"In this post you will find the description of a graphic display that uses a modular solution based on dot matrix blocks (in which each dot is a RGB LED), that are driven – via a specific bus – by a very powerful control board, that is entirely programmable and capable of managing even very fast animations, thanks to the FPGA it is supplied with. Yes, the key factor is the Spartan-6 Field Programmable Gate Array by Xilinx, that is able to execute programs at very high speed, thanks to its parallel processing capability (multi-thread); the model that has been used in the project was chosen because it represents the most performing FPGA available on the market as a TQFP package, therefore it may still be soldered by means of the traditional tools. In order to create our modular display we are using a control board that will be described in the next pages; actually it is not limited to the said application, but it’s a generic and very powerful and versatile controller, whose advantages and the usage possibilities you will understand better in the next paragraphs and in the future articles. The displaying part is on the other hand composed by RGB LED dot matrices supplied with a shift-register; the whole will enable the management of a giant display with a 320×240 pixels resolution, each pixel is characterized by a 256-colour True Color definition at a 25 Hz refresh frequency, that is more than enough to show flicker-free moving pictures." [...]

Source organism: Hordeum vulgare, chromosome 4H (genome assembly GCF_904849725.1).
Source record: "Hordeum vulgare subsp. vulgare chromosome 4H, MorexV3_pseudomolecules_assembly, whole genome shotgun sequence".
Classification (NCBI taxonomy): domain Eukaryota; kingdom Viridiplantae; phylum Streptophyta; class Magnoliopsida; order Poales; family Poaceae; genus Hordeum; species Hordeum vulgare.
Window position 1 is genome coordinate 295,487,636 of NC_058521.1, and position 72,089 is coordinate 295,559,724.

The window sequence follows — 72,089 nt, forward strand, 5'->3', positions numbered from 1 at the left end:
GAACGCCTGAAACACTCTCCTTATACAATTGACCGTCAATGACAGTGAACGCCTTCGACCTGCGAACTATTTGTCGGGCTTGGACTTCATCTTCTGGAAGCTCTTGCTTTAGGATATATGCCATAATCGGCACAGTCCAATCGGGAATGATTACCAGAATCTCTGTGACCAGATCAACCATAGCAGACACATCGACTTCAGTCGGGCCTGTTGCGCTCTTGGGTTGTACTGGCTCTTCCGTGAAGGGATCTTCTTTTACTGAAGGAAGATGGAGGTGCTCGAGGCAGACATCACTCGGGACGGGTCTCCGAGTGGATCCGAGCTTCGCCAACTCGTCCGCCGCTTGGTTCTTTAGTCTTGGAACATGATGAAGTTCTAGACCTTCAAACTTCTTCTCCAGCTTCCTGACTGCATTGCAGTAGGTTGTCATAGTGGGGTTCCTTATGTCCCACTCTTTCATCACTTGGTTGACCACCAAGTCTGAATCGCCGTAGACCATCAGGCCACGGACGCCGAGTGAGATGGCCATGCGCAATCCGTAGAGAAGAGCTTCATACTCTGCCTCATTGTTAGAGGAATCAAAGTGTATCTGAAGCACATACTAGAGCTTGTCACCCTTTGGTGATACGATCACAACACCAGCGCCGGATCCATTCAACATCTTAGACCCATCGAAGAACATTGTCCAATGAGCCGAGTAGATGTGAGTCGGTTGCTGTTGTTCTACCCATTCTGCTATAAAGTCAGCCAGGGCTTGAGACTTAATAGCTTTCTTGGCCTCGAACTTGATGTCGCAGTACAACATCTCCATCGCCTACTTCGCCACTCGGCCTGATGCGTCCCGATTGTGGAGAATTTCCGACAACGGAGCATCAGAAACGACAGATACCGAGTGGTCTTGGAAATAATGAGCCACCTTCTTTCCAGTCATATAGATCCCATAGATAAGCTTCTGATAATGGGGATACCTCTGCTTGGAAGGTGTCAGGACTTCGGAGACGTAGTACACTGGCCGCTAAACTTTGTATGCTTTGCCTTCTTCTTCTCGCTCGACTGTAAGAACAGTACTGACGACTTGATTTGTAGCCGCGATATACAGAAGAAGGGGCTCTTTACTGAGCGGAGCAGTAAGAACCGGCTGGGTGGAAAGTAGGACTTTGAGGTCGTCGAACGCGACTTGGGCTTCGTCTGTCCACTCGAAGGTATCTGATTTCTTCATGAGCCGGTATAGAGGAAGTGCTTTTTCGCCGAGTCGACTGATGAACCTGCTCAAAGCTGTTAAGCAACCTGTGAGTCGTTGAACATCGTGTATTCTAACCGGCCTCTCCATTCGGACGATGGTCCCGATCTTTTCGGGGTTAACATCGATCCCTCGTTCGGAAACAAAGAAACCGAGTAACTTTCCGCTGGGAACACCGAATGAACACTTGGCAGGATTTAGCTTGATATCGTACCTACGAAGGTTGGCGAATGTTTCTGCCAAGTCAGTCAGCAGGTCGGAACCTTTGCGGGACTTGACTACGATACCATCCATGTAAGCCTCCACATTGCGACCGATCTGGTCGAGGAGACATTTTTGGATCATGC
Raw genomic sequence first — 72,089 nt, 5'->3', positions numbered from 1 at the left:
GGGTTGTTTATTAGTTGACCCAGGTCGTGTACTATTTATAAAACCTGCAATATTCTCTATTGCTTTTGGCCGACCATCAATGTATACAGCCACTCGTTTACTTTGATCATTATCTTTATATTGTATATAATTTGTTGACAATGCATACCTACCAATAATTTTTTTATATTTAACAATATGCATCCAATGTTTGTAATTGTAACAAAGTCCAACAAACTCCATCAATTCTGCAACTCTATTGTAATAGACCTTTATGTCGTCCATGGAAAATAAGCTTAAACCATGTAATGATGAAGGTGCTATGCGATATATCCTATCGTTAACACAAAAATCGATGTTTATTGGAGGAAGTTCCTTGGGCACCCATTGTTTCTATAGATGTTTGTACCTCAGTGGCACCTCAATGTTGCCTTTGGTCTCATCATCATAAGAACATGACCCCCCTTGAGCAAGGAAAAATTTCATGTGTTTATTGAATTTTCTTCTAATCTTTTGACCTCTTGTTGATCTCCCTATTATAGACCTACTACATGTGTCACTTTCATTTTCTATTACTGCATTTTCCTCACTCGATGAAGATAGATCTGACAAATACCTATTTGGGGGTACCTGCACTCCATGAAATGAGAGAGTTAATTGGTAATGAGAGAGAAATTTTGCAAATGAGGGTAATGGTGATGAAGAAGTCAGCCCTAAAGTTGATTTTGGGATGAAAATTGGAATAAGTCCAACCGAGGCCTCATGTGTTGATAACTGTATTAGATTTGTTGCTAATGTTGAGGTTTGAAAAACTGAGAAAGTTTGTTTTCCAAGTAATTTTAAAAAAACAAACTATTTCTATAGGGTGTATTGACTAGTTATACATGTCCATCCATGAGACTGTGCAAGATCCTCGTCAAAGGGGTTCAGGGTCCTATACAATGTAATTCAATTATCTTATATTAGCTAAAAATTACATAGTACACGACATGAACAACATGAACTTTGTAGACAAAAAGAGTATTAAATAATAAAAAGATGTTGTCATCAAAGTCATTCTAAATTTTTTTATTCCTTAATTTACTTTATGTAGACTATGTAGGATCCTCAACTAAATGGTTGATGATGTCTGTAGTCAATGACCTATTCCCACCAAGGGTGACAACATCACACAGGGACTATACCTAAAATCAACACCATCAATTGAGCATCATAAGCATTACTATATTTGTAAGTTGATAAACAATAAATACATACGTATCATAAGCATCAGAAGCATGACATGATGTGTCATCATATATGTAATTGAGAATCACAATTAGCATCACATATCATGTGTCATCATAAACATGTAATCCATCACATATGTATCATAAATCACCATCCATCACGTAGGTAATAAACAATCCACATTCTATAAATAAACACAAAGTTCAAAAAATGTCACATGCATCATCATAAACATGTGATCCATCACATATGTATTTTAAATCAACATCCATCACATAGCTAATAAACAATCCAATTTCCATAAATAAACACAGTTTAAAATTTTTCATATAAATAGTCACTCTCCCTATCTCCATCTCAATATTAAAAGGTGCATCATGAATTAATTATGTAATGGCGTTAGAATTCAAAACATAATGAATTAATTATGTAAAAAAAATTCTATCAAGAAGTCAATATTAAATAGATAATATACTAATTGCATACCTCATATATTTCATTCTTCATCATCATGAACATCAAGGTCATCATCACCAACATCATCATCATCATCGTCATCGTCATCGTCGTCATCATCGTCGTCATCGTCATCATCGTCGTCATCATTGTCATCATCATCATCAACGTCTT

"Hello, My name is Artur and I would like to share this Automatic Neon Bottle Lamp with Arduino that I made for my bedroom. The project: it is a Lamp made with plywood and an Arduino that turn on 4 neon LEDS under each bottle, that has fluorescent liquid inside, when you pass your hand in front of a ultrasonic sensor. The motivation: I have always liked to make some simple projects. I had already done several ones with wood and other ones with electronics devices. Then, I decided to combine these two worlds and make that unique project that I am really proud of and I am happy to be able to share with the open-source community." [...]
"I'd like to share my latest project, a scanning laser microscope with you. Some words concerning the principle: The pinciple is quite simple. The laser beam is focused on the object and the reflective light is being measured with a photodiode (in my case a BPW34). To focus right the current through the focusing coil is varied. The position of the object is changed by two Speakers, which are driven with different voltages. The speaker-membrane is moving and therefore the object-table, which is connected with the membrane is moving too. With this way of moving head you can reach movements down to µm." [...]
"Some plants require much care and attention. This can be difficult if you're about to leave your home for a longer period of time. This issue could be solved with an innovative automatic plant watering system, which also measures the moisture level of the soil, regulating the amount of water received by the plant. The system could be manufactured by using a 3D printer, but we will focus on using items commonly found in most households, since not so many people own a 3D printer. The items you will need are: an Arduino Uno (or any other Arduino compatible board), jumper wires, a breadboard, two nails, a push button, 30cm of IV tube, a servo motor (doesn't need to have much torque), a 10k resistor, a 4.7k resistor and a 10nF ceramic capacitor. The 10k resistor and ceramic capacitor are used to hardware debounce the push-button. The button is used more for debugging purposes, by actuating the system manually, by the push of a button." [...]